Tens of thousands of protesters took to the streets in Khartoum, the capital of Sudan, in the “millions march” to demand an end to the military rule instituted three months ago after a coup took place. Al Jazeera reports that the demonstrators were calling for the Transitional Military Council (TMC) to cede control to civilian rule and justice for the more than 100 people killed when the paramilitary Rapid Support Forces (RSF) attacked a protest camp outside of the military headquarters on June 3. According to Al Jazeera, the protesters were met with tear gas, live ammunition and stun grenades as they chanted, “Civilian rule! Civilian rule!”
“There are vandals, there are people who have an agenda, a hidden agenda, we don’t want problems,” said General Mohamed Hamdan Dagalo, chief of the RSF. However, several international bodies issued statements in support of the protesters. The European Union said the demonstrators’ “right to peacefully protest and express their views on June 30, or on any other date, remains key,” while Amnesty International’s Secretary-General Kumi Naidoo stated that the TMC “must not allow the country to slide back into yet more repression.”
However, the paramilitaries’ harsh treatment of civilians in Sudan calling for democracy within the country defies this call from the international community to respect the Sudanese public’s right to peacefully protest. The military council’s hard denunciation and crackdown of the pro-democracy demonstrations undermines the working relationship between itself and groups representing the protestors that seek to find a peaceful path forward for Sudan. Since the violence, the civilian party has become increasingly distrustful and unwilling to negotiate with the TMC, setting the negotiations back.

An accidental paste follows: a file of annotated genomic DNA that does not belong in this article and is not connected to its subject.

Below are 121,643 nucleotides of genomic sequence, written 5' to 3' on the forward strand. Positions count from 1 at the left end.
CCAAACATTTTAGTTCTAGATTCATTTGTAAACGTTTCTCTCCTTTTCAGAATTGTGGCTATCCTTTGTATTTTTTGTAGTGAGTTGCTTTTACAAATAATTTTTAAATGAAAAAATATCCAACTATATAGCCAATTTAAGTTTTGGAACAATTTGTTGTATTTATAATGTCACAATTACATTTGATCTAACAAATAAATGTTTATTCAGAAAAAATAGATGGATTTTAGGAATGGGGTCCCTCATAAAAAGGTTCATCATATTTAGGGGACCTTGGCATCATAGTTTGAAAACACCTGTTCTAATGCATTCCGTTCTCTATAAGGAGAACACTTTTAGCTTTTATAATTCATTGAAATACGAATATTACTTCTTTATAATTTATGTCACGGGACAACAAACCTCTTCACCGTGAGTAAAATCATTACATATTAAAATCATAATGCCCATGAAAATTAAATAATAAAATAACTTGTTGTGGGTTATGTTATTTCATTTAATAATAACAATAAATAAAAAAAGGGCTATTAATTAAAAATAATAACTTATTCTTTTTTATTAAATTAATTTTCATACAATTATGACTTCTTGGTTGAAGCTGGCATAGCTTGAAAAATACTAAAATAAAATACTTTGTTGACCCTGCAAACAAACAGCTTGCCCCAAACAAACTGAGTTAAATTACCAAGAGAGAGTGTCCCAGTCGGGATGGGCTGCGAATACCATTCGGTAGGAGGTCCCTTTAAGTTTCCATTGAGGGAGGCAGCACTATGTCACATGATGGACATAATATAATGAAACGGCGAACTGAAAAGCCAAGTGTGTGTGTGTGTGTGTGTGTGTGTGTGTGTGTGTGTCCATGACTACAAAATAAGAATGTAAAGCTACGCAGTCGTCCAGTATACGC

According to Al Jazeera, the TMC took power after a military coup last April ousted President Omar al-Bashir, an autocrat who himself took power via a military coup in 1989. The BBC reported that negotiations initially took place between civilians and the TMC, leading to an agreement to transition to civilian rule over three years. However, the TMC called off negotiations with the Alliance for Freedom and Change, a group that represents the protestors, shortly before the June 3 crackdown that resulted in 100 deaths, after which the leaders of the movement stopped negotiating and called for “total civil disobedience.” The Associated Press reported that Ethiopia and the African Union have stepped in to mediate negotiations, presenting a joint proposal to the two parties that would help set up a new transitional government. The military council stated they were ready to resume negotiations after Sunday based on this proposal, however the Alliance for Freedom and Change has refused to resume negotiations until the military council signs on to the joint proposal.
The TMC ought to recommit itself to peaceful negotiations and an eventual return to civilian rule rather than using force to try to suffocate the movement for democracy within Sudan. Meanwhile, countries such as Saudi Arabia, Egypt and the United Arab Emirates, which have all supported the military council, should switch to following the example of Ethiopia and the African Union in endorsing negotiations, peace and an end to the rampant violence within Sudan.
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